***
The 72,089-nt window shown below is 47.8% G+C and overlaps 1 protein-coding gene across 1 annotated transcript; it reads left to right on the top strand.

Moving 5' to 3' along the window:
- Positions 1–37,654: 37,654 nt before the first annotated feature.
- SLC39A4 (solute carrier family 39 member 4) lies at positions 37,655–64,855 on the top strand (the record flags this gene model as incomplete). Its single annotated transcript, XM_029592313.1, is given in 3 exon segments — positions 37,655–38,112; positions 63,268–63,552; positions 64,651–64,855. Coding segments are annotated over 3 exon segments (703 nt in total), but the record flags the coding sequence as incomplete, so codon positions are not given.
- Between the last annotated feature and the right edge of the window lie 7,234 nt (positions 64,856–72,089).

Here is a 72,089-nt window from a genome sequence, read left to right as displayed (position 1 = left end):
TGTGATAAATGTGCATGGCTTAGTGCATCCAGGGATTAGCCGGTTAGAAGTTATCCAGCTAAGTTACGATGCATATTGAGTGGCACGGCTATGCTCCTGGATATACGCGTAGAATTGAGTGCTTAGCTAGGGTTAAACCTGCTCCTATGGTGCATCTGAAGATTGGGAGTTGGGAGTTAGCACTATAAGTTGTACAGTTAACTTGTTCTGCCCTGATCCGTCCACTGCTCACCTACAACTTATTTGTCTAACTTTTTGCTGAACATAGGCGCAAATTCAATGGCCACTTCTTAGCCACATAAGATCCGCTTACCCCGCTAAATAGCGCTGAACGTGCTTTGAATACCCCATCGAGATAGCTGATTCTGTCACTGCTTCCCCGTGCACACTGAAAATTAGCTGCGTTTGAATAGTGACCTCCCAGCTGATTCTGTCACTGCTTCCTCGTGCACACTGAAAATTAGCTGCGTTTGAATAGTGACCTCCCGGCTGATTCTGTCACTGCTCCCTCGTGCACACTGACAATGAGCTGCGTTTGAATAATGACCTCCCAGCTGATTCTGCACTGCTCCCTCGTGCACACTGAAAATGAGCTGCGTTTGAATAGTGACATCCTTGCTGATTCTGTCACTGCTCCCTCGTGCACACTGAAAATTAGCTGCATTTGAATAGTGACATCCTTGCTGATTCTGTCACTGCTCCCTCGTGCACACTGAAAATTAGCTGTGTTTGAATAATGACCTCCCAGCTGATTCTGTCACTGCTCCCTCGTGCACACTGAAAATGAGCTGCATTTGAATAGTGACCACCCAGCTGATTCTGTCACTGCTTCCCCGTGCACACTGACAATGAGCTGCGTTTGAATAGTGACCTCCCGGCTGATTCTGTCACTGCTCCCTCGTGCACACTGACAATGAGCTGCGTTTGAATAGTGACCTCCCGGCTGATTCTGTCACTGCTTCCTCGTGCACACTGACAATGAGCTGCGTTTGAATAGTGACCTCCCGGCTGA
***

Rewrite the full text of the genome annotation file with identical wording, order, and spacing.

The 72,089-nt window shown below is 47.8% G+C and overlaps 1 protein-coding gene across 1 annotated transcript; it reads left to right on the top strand.

Moving 5' to 3' along the window:
- Positions 1–37,654: 37,654 nt before the first annotated feature.
- SLC39A4 (solute carrier family 39 member 4) lies at positions 37,655–64,855 on the top strand (the record flags this gene model as incomplete). Its single annotated transcript, XM_029592313.1, is given in 3 exon segments — positions 37,655–38,112; positions 63,268–63,552; positions 64,651–64,855. Coding segments are annotated over 3 exon segments (703 nt in total), but the record flags the coding sequence as incomplete, so codon positions are not given.
- Between the last annotated feature and the right edge of the window lie 7,234 nt (positions 64,856–72,089).

Here is a 72,089-nt window from a genome sequence, read left to right as displayed (position 1 = left end):
TGTGATAAATGTGCATGGCTTAGTGCATCCAGGGATTAGCCGGTTAGAAGTTATCCAGCTAAGTTACGATGCATATTGAGTGGCACGGCTATGCTCCTGGATATACGCGTAGAATTGAGTGCTTAGCTAGGGTTAAACCTGCTCCTATGGTGCATCTGAAGATTGGGAGTTGGGAGTTAGCACTATAAGTTGTACAGTTAACTTGTTCTGCCCTGATCCGTCCACTGCTCACCTACAACTTATTTGTCTAACTTTTTGCTGAACATAGGCGCAAATTCAATGGCCACTTCTTAGCCACATAAGATCCGCTTACCCCGCTAAATAGCGCTGAACGTGCTTTGAATACCCCATCGAGATAGCTGATTCTGTCACTGCTTCCCCGTGCACACTGAAAATTAGCTGCGTTTGAATAGTGACCTCCCAGCTGATTCTGTCACTGCTTCCTCGTGCACACTGAAAATTAGCTGCGTTTGAATAGTGACCTCCCGGCTGATTCTGTCACTGCTCCCTCGTGCACACTGACAATGAGCTGCGTTTGAATAATGACCTCCCAGCTGATTCTGCACTGCTCCCTCGTGCACACTGAAAATGAGCTGCGTTTGAATAGTGACATCCTTGCTGATTCTGTCACTGCTCCCTCGTGCACACTGAAAATTAGCTGCATTTGAATAGTGACATCCTTGCTGATTCTGTCACTGCTCCCTCGTGCACACTGAAAATTAGCTGTGTTTGAATAATGACCTCCCAGCTGATTCTGTCACTGCTCCCTCGTGCACACTGAAAATGAGCTGCATTTGAATAGTGACCACCCAGCTGATTCTGTCACTGCTTCCCCGTGCACACTGACAATGAGCTGCGTTTGAATAGTGACCTCCCGGCTGATTCTGTCACTGCTCCCTCGTGCACACTGACAATGAGCTGCGTTTGAATAGTGACCTCCCGGCTGATTCTGTCACTGCTTCCTCGTGCACACTGACAATGAGCTGCGTTTGAATAGTGACCTCCCGGCTGA